Three geological societies honor Lowenstein
February 12, 2013Tweet
Professor Tim Lowenstein has recently been made a fellow by the Mineral Society of America and the Society of Economic Geology, and will be made a fellow by the Geological Society of America later this year. In addition to being recognized by three geological societies, Lowenstein is also the 2012 recipient of the Israel C. Russell Award for his research in limnogeology.
Limnogeology is a field that focuses on the study of ancient and modern lakes around the world. Each year, the Geological Society of America presents the Israel C. Russell Award, one the organization’s Division Awards, to a distinguished scientist in limnogeology.
Lowenstein said his research of lake deposits has led to a newfound knowledge of ancient environments on earth.
“I have looked at a certain kind of lake deposits: saline lakes,” said Lowenstein, a professor of geological sciences and environmental studies. “From looking at these lake deposits, we have learned a lot about ancient climate, ancient atmospheric carbon dioxide, and also about ancient organisms on earth.”
To further explain how lake deposits preserve ancient organisms, Lowenstein pulled out a crystal of salt that he and a team of researchers found on an excursion in Cleveland.
“Inside that crystal of salt is air and water, and the bubble is floating in the water” he said as he pointed to the crystal. “So the idea that we have been looking at is that air bubbles and water get trapped inside the salt. Also, microbes get trapped inside the salts. So we have been studying ancient microbes that are trapped inside salt crystals.”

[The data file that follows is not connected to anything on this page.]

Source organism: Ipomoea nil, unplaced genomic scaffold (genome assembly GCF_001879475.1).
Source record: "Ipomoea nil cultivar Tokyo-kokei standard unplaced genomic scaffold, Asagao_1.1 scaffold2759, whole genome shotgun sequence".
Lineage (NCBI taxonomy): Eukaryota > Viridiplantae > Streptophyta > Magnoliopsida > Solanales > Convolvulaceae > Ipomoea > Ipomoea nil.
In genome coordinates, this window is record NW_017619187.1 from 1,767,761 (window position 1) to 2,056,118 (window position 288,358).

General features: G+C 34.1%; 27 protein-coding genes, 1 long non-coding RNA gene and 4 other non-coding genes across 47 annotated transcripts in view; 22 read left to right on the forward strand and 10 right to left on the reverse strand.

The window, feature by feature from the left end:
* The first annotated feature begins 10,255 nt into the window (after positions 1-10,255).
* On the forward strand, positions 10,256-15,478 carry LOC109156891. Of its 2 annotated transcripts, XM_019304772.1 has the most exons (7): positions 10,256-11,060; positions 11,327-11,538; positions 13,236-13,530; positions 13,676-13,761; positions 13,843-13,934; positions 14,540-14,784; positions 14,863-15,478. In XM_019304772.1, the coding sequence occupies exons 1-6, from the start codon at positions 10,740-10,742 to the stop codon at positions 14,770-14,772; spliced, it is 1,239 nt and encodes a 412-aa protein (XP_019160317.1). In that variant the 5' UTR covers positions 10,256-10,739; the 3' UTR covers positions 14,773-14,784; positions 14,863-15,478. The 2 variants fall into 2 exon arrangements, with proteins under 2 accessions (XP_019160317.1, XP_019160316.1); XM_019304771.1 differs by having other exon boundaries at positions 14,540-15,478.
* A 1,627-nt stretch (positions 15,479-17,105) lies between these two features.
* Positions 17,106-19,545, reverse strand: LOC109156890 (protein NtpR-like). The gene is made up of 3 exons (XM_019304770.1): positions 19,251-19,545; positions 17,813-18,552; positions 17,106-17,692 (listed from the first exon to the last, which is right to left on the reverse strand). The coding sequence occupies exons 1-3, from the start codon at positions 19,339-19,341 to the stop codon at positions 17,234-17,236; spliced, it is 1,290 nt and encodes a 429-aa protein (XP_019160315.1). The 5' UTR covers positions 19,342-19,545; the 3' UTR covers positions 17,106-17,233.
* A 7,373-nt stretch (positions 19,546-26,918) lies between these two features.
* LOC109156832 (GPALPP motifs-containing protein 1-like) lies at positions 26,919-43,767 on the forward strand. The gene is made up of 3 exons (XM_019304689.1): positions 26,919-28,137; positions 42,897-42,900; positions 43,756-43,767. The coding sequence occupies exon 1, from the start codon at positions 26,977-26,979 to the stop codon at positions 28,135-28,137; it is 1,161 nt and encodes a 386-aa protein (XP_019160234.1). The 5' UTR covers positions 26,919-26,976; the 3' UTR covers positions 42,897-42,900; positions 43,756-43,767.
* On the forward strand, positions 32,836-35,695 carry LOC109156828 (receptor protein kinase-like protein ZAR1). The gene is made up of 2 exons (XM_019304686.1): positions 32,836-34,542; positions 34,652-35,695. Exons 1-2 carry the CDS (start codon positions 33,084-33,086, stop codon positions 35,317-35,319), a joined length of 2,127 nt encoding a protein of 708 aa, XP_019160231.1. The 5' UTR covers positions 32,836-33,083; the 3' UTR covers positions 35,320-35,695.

The discovery of the salt crystal garnered a two-page spread in the March 2011 issue of Popular Science magazine. The issue featured a magnified view of the crystal, with a caption that detailed the importance of the discovery and Lowenstein’s involvement in extracting it.
“We study the microorganisms that get trapped inside of salt, and it tells us something about how Achaea can live for thousands of years,” Lowenstein said. “They’re still alive while they’re trapped inside these crystals.”
The idea of organisms living for thousands of years can provide knowledge on extraterrestrial life, Lowenstein said.
“We’re looking for these kinds of microbes on Mars, so the idea is that these studies may help us in the search for life on Mars,” he said.
As Lowenstein discussed his curiosity as to how these microbes can survive in a “state of suspended animation,” he recalled how he first became interested in the study of lakes many years ago.
“When I was in graduate school, I became interested in this stuff,” he said. “I had a professor that turned my interest in looking at lakes, and all of the interesting science that it brings.”
Much like the professor who stirred his interest as a graduate student, Lowenstein hopes to do the same for his own students.
“My goal is for my students to come to class every day and be interested in what they’re learning about,” he said. “Some of them are graduate students and will be using some of this as the basis for their own research. It feels good for a professor to get other people interested in what they’re doing. That’s a real nice goal for anybody—myself included.”
Lowenstein has already made future limnogeology research plans.
“I will be working with a team this coming summer in a lake basin in Kenya,” he said. “It’s called Lake Magadi.”
“The idea for this project is that we’re studying lakes where early humans have evolved,” Lowenstein said. “We want to see how the evolution of hominin may have been influenced by climate change.”
Lowenstein is enthusiastic about the upcoming research trip.
“This is a project that we just got funded for, so we’re good to go,” he said.